Configuring a PSoC as a DIY oscilliscope/logic analyzer - Part 1 - Embedded.com

Configuring a PSoC as a DIY oscilliscope/logic analyzer – Part 1

Commercially available lab equipment like oscilloscopes, logic analyzers, and function generators are bulky and expensive, making them difficult to use for hobbyists and budding electronic engineers. The analog bandwidth of oscilloscopes ranges from 1MHz to 33GHz with sampling rates from 500MS/s to 10TS/s and record length ranges from 2.5Kpoint to 500Mpoint. Depending on included features and capabilities, the cost can range from $790 to over $55,000.

The above numbers are fine for companies who can utilize all the features from their investment. However, an entry-level engineering student or a hobbyist who is interested in determining the unknown outputs of the circuit does not require such high-end performance from their oscilloscope. For such a usage there is a requirement of designing a simple oscilloscope which can be both cost-effective and portable.

Integration of analog and digital components in commercially available mixed-signal PSoCs (programmable systems on chip) plus low-cost touch screens provide an affordable opportunity to build a touch screen-based electronic lab kit. The functionality of this PSoc-based system not only includes the features of a normal oscilloscope, but also includes features like a logic analyzer and signal generator that can be of great utility for debugging designs.

Oscilloscope functionality is implemented by sampling and scaling the input signal to be displayed on a graphic LCD. With the availability of sampled values, statistics of the signal like amplitude and frequency are derived. The implementation of a logic analyzer in the device can be used to verify the functionality of digital circuits. This lab kit incorporates a function generator to generate fundamental test signals like sine, square and triangular waves. The user also has the option to obtain the FFT (fast Fourier transform) of the input signal.

This article discusses how a PSoC can be used to build an integrated handheld solution kit with an oscilloscope, a signal generator, and a logic analyzer, the schematics of which are shown in Figure 1 and Figure 2 below.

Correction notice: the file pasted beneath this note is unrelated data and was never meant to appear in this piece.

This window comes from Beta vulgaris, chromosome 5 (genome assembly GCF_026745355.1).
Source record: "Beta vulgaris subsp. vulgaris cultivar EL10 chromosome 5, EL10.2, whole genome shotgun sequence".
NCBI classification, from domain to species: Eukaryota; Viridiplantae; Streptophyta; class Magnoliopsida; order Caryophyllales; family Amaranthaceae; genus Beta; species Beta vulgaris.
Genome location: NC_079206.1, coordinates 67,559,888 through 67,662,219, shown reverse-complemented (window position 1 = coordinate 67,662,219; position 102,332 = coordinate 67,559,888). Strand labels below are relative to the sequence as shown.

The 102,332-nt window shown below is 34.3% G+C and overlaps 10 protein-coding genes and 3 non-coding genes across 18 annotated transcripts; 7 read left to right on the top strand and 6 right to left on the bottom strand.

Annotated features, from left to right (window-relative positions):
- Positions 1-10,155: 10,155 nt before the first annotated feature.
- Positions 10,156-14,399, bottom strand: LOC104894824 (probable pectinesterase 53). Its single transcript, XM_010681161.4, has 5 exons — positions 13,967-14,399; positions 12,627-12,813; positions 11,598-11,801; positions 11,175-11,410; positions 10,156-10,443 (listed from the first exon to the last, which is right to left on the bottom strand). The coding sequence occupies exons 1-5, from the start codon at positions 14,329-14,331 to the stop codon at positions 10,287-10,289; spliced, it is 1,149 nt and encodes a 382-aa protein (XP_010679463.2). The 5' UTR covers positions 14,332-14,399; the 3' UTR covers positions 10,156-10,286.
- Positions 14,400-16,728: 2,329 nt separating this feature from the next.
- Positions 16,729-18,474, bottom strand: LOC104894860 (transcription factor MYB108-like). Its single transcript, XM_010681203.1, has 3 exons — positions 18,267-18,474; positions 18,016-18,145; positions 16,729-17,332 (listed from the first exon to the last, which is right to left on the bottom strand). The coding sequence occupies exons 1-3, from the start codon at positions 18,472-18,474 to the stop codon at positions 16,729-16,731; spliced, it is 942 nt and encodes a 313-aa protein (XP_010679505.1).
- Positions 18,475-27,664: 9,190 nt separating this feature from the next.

Figure 1: Schematic of the project in PSoC Creator (a)

Figure 2: Schematic of the project in PSoC Creator (b)

The programmable embedded system-on-chip (PSoC) from Cypress Semiconductors integrates configurable analog peripherals, configurable digital peripherals, memory, and a microcontroller on a single chip. The PSoC family that is used in this article for depicting the implementation is PSoC 5LP (Figure 3 below).

 

Figure 3: Block diagram of PSoC-based handheld electronic lab kit

The PSOC
The PSoC 5LP device is a mixed signal SoC that forms the heart of the kit. It generates the necessary control signals to the graphic LCD controller for display of appropriate pixels on the graphic LCD.
The four-wire resistive touch screen user interface for the kit is realized by suitably mapping the touch positions to planar coordinates. The controller does this critical function by switching the planes for supply, meanwhile obtaining the ADC output at the other plane to obtain a unique set of values for each position on the screen. The analog front end consists of a voltage follower and SAR ADC to sample the input signal and store the data in a buffer for further processing.

Analysis of digital circuits imposes huge bandwidth requirements whose display is limited by the ADCs maximum sampling rate. This limitation can be overcome by treating the signals of the logic circuitry as two-level signals and analyzing these directly through GPIOs (general purpose input/outputs). Now the bandwidth is improved to that of the system’s maximum clocking speed. The PSoC thus generates the necessary test signals to the logic circuit – combinational or sequential, analyzes the output of the same, and displays on the LCD.

There is also a requirement for generating test signals to obtain the responses of several electronic systems. Adding a function generator to the kit would make it a complete lab kit. The function generator block is responsible for generating sine, triangle, and square waves of user-defined frequencies. The user interfaces for these modalities are shown in Figure 4 .


Figure 4: User interfaces of the electronic lab kit

The oscilloscope
The oscilloscope is an essential tool to design or repair electronic equipment. Energy, vibrating particles, and other invisible forces are everywhere in our physical universe. Sensors can convert these forces into electrical signals that we can observe and study with an oscilloscope. Oscilloscopes let us “see” events that occur in a split second.